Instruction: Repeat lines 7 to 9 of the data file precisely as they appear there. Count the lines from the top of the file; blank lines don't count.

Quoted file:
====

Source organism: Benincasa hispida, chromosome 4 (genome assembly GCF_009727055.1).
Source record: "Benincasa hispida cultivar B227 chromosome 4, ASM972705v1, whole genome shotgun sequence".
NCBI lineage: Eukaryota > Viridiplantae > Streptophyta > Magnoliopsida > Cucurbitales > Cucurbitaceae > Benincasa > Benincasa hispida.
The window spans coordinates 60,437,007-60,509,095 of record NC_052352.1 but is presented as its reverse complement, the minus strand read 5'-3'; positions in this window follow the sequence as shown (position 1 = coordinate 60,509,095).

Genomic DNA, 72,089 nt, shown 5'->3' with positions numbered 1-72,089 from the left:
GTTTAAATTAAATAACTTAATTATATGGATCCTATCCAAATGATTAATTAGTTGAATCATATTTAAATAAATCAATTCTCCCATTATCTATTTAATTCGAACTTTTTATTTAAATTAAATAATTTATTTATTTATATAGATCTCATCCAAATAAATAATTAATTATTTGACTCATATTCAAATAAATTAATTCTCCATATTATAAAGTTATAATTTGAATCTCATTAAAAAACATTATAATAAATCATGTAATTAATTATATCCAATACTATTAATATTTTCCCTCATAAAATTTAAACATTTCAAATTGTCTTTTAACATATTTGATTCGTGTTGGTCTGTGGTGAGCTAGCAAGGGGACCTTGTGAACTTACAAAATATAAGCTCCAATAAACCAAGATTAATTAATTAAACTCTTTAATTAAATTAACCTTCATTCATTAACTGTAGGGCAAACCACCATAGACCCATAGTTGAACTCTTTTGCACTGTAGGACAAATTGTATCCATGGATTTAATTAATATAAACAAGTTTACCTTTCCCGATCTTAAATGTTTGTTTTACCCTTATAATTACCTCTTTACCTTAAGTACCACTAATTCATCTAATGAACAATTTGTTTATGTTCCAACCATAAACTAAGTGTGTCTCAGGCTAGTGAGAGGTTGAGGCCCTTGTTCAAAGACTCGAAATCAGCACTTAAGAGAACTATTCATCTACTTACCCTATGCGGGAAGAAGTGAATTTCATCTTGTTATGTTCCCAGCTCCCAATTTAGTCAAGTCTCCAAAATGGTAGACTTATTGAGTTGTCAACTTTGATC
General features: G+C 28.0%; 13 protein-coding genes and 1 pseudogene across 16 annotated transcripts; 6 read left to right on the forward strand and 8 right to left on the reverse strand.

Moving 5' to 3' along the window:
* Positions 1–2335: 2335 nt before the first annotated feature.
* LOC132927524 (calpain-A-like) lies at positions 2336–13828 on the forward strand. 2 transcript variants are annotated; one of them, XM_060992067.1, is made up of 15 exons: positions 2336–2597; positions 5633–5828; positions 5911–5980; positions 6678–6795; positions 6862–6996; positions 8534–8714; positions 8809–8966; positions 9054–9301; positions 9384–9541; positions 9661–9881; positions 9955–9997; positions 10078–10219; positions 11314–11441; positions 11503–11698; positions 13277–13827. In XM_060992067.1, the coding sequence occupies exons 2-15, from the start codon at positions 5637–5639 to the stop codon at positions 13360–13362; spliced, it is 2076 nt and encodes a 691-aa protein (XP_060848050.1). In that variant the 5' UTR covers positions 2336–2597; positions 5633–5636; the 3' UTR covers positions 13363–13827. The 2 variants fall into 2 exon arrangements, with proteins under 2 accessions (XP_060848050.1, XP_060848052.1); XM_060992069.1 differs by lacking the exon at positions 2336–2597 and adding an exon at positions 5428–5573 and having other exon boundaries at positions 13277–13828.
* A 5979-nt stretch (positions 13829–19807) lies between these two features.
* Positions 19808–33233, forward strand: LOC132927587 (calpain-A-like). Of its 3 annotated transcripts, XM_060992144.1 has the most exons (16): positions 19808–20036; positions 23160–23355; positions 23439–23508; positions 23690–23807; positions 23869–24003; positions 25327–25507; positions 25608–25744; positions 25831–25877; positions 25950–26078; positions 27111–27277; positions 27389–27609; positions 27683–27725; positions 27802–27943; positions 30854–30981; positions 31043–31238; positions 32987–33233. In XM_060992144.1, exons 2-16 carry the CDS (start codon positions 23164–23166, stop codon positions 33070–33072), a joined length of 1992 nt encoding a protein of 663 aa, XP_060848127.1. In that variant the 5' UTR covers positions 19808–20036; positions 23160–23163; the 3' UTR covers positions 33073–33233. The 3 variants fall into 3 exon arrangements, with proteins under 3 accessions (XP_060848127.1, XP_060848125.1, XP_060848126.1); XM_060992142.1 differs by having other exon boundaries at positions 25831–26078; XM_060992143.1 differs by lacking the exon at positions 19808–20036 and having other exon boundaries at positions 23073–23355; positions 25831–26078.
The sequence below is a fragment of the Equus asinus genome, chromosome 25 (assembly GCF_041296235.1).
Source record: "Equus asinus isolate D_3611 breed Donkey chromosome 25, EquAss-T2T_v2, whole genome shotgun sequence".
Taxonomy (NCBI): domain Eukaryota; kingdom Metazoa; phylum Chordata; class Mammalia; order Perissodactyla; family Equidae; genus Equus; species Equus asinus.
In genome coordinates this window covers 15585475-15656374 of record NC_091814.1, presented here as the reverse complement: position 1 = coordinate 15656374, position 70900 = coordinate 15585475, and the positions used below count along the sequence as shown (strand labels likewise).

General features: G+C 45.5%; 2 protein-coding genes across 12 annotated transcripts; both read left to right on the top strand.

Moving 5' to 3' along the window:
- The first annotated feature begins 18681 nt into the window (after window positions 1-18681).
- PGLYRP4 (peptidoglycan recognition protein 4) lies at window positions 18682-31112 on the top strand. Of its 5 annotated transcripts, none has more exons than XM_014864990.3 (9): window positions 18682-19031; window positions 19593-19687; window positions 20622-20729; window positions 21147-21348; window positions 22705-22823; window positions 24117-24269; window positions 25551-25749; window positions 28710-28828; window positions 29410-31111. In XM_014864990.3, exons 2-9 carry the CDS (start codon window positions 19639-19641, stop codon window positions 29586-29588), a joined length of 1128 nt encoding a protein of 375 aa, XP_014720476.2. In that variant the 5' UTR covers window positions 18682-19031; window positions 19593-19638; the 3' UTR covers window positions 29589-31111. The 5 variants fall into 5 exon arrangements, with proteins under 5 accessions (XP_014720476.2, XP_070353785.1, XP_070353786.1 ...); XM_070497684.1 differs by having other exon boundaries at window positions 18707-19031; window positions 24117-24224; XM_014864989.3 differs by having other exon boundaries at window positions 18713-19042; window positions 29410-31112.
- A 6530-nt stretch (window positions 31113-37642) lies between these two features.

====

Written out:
General features: G+C 28.0%; 13 protein-coding genes and 1 pseudogene across 16 annotated transcripts; 6 read left to right on the forward strand and 8 right to left on the reverse strand.

Moving 5' to 3' along the window:
* Positions 1–2335: 2335 nt before the first annotated feature.